Curry Powder

Curry Powder

Regular price
Sale price
Quantity must be 1 or more

Enjoy the health benefits of various spices combined adding Curry to your pantry 

Curry Powder

Origin: India

Used part: Garlic, Onion, Ginger, Turmeric, Coriander, Cumin, Black Pepper, Cinnamon, Cardamom and Chili peppers powder


The word "curry" was invented by British colonialists in the 18th century. Most likely a take on the Indian word "kari", meaning sauce. Before Columbus came to India, curry was not the intensely spicy dish we recognize as curry. The same is true of Thai curries, which were originally spiced with black and white peppercorns instead of chilies.

The difference among types of curry is vast. Curries are common in India, Thailand, Malaysia, China, South Africa, Japan, and other countries that borrows their recipes, curry is made so many ways in so many places, even the same kind of curry can depend on the cook’s tastes and ingredient availability. There are some general rules, though, most of which can be broken.

Two major categories of curry are Indian and Thai. Indian curry is largely considered a British fusion, and typically incorporates a blend of toasted spices ground into a powder, called masalas. These curries are water- or broth-based, sometimes thickened with yogurt or sour cream. Thai curry often calls for a wet curry paste and use coconut milk or coconut cream. You’ll see herbs and spices like lemongrass, galang, and kaffir lime leaves.

Originating in India by those British colonialists, curry powder typically includes spices like cloves, cardamon, ginger, nutmeg, fennel, caraway, ajowan seeds, dried basil, mustard seeds, mace, poppy seeds, sesame seeds, saffron or cinnamon. The spice blend depends on the chef and is regionally nuanced within the cuisines of India (like garam masala or madras curry powder), Pakistan, Bangladesh, Sri Lanka, Nepal, Indonesia, Malaysia, Japan and the Caribbean.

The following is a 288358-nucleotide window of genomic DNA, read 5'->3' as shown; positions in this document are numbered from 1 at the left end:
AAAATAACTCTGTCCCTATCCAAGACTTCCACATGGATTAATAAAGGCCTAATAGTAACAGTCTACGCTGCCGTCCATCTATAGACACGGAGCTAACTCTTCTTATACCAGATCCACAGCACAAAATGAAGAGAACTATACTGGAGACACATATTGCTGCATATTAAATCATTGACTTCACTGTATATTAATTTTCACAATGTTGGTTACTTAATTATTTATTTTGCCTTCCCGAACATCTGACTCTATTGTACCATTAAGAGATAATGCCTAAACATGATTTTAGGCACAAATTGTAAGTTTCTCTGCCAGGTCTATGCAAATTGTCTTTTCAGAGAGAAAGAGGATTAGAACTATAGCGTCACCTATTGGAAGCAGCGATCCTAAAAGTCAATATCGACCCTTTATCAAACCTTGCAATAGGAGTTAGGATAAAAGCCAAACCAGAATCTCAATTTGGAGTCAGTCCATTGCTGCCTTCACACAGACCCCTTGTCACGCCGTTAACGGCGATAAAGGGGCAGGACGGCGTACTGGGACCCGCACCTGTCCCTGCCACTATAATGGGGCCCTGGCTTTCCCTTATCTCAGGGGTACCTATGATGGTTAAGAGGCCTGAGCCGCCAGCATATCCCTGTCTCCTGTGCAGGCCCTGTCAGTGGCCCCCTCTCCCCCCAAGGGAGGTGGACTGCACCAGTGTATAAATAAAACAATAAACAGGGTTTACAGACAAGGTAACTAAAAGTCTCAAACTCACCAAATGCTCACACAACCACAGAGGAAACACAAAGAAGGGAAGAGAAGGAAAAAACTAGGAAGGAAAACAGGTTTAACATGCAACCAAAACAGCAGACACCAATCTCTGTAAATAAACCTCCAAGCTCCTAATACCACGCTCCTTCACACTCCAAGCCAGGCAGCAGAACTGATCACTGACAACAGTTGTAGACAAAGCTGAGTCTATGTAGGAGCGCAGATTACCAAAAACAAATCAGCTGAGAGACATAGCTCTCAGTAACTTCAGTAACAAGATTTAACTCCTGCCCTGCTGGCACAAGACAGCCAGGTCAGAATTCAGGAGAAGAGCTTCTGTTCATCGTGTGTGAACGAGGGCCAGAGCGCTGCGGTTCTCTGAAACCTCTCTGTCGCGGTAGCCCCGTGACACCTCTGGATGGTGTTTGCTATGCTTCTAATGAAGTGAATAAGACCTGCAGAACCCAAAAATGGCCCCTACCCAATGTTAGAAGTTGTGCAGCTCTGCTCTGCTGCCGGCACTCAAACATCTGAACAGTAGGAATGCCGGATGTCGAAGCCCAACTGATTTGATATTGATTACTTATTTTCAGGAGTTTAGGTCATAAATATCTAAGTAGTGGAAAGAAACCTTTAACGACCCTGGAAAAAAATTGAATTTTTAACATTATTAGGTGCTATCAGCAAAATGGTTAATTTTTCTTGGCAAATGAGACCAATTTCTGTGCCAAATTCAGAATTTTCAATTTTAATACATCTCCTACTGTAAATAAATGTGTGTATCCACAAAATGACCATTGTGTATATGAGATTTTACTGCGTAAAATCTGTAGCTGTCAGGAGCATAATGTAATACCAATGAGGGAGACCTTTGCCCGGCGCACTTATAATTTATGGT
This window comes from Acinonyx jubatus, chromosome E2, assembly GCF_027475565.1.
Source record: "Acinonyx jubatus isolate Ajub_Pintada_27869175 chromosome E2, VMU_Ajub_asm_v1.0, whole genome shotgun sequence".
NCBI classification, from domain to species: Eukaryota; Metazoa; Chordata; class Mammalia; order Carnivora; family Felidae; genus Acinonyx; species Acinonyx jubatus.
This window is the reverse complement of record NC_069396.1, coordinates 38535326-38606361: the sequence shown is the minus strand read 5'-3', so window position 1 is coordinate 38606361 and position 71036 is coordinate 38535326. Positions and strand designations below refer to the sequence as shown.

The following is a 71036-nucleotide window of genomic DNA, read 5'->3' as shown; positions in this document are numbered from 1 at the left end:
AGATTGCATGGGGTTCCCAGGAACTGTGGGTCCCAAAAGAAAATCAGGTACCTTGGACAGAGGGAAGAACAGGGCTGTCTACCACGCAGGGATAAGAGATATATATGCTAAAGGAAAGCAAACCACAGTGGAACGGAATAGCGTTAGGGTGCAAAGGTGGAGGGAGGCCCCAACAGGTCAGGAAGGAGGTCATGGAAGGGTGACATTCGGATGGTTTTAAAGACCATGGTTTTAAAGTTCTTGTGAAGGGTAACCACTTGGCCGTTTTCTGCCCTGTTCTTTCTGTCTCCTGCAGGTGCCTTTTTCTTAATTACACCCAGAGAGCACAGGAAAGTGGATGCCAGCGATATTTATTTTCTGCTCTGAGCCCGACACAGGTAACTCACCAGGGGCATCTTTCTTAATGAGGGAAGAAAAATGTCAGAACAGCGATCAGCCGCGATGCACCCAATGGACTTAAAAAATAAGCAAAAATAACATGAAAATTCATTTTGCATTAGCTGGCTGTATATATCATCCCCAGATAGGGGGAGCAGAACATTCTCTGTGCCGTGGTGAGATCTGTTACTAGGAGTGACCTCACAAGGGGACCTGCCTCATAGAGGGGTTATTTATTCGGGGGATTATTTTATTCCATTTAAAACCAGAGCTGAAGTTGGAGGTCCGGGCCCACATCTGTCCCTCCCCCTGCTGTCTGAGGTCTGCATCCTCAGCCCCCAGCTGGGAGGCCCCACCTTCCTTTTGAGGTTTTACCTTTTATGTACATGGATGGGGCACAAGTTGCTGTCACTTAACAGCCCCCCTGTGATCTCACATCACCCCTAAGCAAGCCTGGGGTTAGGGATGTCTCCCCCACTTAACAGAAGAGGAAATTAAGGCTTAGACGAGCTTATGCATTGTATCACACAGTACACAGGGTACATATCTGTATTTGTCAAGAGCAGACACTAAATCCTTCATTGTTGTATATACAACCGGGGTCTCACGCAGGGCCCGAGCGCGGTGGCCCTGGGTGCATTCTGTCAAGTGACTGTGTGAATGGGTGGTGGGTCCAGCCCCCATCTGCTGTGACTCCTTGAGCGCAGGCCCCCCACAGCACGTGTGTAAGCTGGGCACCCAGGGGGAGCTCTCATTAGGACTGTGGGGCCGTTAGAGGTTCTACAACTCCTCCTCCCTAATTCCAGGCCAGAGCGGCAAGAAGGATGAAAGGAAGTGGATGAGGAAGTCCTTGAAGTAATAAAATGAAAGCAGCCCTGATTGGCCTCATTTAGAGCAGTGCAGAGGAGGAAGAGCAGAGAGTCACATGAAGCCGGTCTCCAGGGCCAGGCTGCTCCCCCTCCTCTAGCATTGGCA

Health benefits:

One of the most important ingredients in curry powder is turmeric, which for centuries has been a mainstay for treating inflammation, notably in Ayurvedic medicine. One of its most potent compounds is curcumin, which gives curry its vibrant yellow hue and promotes healing in numerous ways. For bone health and the prevention of osteoporosis, this spice is very beneficial. Although human testing is still in its early stages, significant amounts of animal testing have shown turmeric to greatly increase the speed of bone regrowth, connectivity and repair, while reducing signs of bone loss by up to 50%. This could mean a very powerful boost to your bones, particularly as you age.

Another benefit of curcumin is its ability to combat Alzheimer's disease. It does this by stimulating your immune system to eliminate the amino acids that make up plaque that free radicals dump into your brain's neural pathways, consequently decreasing cognitive decline. Curcumin has also been studied for the many ways it also affects cancer cells. It has chemopreventive effects on stomach and colon cancers in animal studies, and inhibits the growth of Helicobacter pylori, a group 1 carcinogen.

Anticancer activity may actually begin the moment turmeric hits your tongue, as studies indicate that "nanocurcumin," a "polymeric nanoparticle-encapsulated" form of curcumin activated by human saliva is particularly effective in preventing pancreatic cancer.

Good Herbal Remedy:

  • Boosts your immune system
  • A curry can relieve the pain of arthritis
  • Help to prevent Alzheimer’s
  • Prevents cancer
  • Prevent heart disease
  • Help to lower blood pressure
  • Reduce the risk of blood clots
  • Guard against heart attacks
  • Help ease digestion
  • Helps lower your cholesterol
  • Boost your metabolism


In addition to the typical Indian dishes, curry is widely used in sauces, in the preparation of vegetables, red meat, chicken, broths, creams, soups and stews. A condiment that goes very well with hot and savory dishes in general.


Generally, side effects appear if curry powder is used excessively and list of curry powder side effects are as follows: Vertigo, heartburn, burning sensation in the feet, excessive perspiration (sweating), anal burning, especially after defecation.

It is contraindicated in patients suffering from severe form of gastritis, GERD, headache due to gastritis heartburn, tenderness of upper abdomen.